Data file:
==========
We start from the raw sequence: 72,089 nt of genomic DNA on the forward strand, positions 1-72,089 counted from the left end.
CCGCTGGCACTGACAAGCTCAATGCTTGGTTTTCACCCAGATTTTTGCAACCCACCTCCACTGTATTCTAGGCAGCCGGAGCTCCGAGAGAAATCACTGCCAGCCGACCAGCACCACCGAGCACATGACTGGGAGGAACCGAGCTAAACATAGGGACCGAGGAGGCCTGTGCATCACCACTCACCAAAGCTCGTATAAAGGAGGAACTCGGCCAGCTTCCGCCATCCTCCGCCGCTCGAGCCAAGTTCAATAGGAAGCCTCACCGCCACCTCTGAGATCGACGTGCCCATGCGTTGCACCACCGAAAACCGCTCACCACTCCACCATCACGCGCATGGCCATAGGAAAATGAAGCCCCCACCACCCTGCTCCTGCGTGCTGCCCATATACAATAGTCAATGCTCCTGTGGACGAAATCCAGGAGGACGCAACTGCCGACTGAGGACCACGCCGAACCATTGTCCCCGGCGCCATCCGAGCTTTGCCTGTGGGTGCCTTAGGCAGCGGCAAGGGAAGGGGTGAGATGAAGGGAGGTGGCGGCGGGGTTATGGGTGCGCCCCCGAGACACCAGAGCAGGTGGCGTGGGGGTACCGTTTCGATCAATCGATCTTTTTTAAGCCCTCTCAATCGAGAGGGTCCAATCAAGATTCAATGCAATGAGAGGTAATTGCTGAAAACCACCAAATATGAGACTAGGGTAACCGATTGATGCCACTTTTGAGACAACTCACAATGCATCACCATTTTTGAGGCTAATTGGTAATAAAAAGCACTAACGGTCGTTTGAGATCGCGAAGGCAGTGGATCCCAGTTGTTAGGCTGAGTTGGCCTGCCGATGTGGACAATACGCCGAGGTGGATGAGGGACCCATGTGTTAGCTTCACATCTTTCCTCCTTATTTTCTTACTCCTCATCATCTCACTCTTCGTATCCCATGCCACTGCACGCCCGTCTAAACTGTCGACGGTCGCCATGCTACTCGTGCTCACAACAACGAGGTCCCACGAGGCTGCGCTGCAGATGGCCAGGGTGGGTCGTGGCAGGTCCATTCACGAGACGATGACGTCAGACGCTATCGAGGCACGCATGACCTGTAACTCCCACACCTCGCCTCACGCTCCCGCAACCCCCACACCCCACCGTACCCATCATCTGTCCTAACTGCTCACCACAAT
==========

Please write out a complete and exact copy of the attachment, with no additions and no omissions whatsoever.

We start from the raw sequence: 72,089 nt of genomic DNA on the forward strand, positions 1-72,089 counted from the left end.
CCGCTGGCACTGACAAGCTCAATGCTTGGTTTTCACCCAGATTTTTGCAACCCACCTCCACTGTATTCTAGGCAGCCGGAGCTCCGAGAGAAATCACTGCCAGCCGACCAGCACCACCGAGCACATGACTGGGAGGAACCGAGCTAAACATAGGGACCGAGGAGGCCTGTGCATCACCACTCACCAAAGCTCGTATAAAGGAGGAACTCGGCCAGCTTCCGCCATCCTCCGCCGCTCGAGCCAAGTTCAATAGGAAGCCTCACCGCCACCTCTGAGATCGACGTGCCCATGCGTTGCACCACCGAAAACCGCTCACCACTCCACCATCACGCGCATGGCCATAGGAAAATGAAGCCCCCACCACCCTGCTCCTGCGTGCTGCCCATATACAATAGTCAATGCTCCTGTGGACGAAATCCAGGAGGACGCAACTGCCGACTGAGGACCACGCCGAACCATTGTCCCCGGCGCCATCCGAGCTTTGCCTGTGGGTGCCTTAGGCAGCGGCAAGGGAAGGGGTGAGATGAAGGGAGGTGGCGGCGGGGTTATGGGTGCGCCCCCGAGACACCAGAGCAGGTGGCGTGGGGGTACCGTTTCGATCAATCGATCTTTTTTAAGCCCTCTCAATCGAGAGGGTCCAATCAAGATTCAATGCAATGAGAGGTAATTGCTGAAAACCACCAAATATGAGACTAGGGTAACCGATTGATGCCACTTTTGAGACAACTCACAATGCATCACCATTTTTGAGGCTAATTGGTAATAAAAAGCACTAACGGTCGTTTGAGATCGCGAAGGCAGTGGATCCCAGTTGTTAGGCTGAGTTGGCCTGCCGATGTGGACAATACGCCGAGGTGGATGAGGGACCCATGTGTTAGCTTCACATCTTTCCTCCTTATTTTCTTACTCCTCATCATCTCACTCTTCGTATCCCATGCCACTGCACGCCCGTCTAAACTGTCGACGGTCGCCATGCTACTCGTGCTCACAACAACGAGGTCCCACGAGGCTGCGCTGCAGATGGCCAGGGTGGGTCGTGGCAGGTCCATTCACGAGACGATGACGTCAGACGCTATCGAGGCACGCATGACCTGTAACTCCCACACCTCGCCTCACGCTCCCGCAACCCCCACACCCCACCGTACCCATCATCTGTCCTAACTGCTCACCACAAT